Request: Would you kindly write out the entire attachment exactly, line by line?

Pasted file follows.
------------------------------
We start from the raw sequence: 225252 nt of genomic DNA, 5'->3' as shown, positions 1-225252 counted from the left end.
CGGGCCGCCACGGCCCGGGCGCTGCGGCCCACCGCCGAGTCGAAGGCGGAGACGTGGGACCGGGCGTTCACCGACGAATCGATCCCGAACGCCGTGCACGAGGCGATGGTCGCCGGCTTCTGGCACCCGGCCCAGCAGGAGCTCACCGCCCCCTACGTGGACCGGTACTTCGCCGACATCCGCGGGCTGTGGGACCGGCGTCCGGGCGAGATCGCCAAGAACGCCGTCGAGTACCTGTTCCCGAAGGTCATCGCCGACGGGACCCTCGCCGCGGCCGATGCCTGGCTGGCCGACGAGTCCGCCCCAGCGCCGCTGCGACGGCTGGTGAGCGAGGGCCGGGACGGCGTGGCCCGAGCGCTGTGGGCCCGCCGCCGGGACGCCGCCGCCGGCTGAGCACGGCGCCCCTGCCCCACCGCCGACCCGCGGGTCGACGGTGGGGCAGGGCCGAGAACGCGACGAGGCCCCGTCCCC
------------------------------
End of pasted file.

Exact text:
We start from the raw sequence: 225252 nt of genomic DNA, 5'->3' as shown, positions 1-225252 counted from the left end.
CGGGCCGCCACGGCCCGGGCGCTGCGGCCCACCGCCGAGTCGAAGGCGGAGACGTGGGACCGGGCGTTCACCGACGAATCGATCCCGAACGCCGTGCACGAGGCGATGGTCGCCGGCTTCTGGCACCCGGCCCAGCAGGAGCTCACCGCCCCCTACGTGGACCGGTACTTCGCCGACATCCGCGGGCTGTGGGACCGGCGTCCGGGCGAGATCGCCAAGAACGCCGTCGAGTACCTGTTCCCGAAGGTCATCGCCGACGGGACCCTCGCCGCGGCCGATGCCTGGCTGGCCGACGAGTCCGCCCCAGCGCCGCTGCGACGGCTGGTGAGCGAGGGCCGGGACGGCGTGGCCCGAGCGCTGTGGGCCCGCCGCCGGGACGCCGCCGCCGGCTGAGCACGGCGCCCCTGCCCCACCGCCGACCCGCGGGTCGACGGTGGGGCAGGGCCGAGAACGCGACGAGGCCCCGTCCCC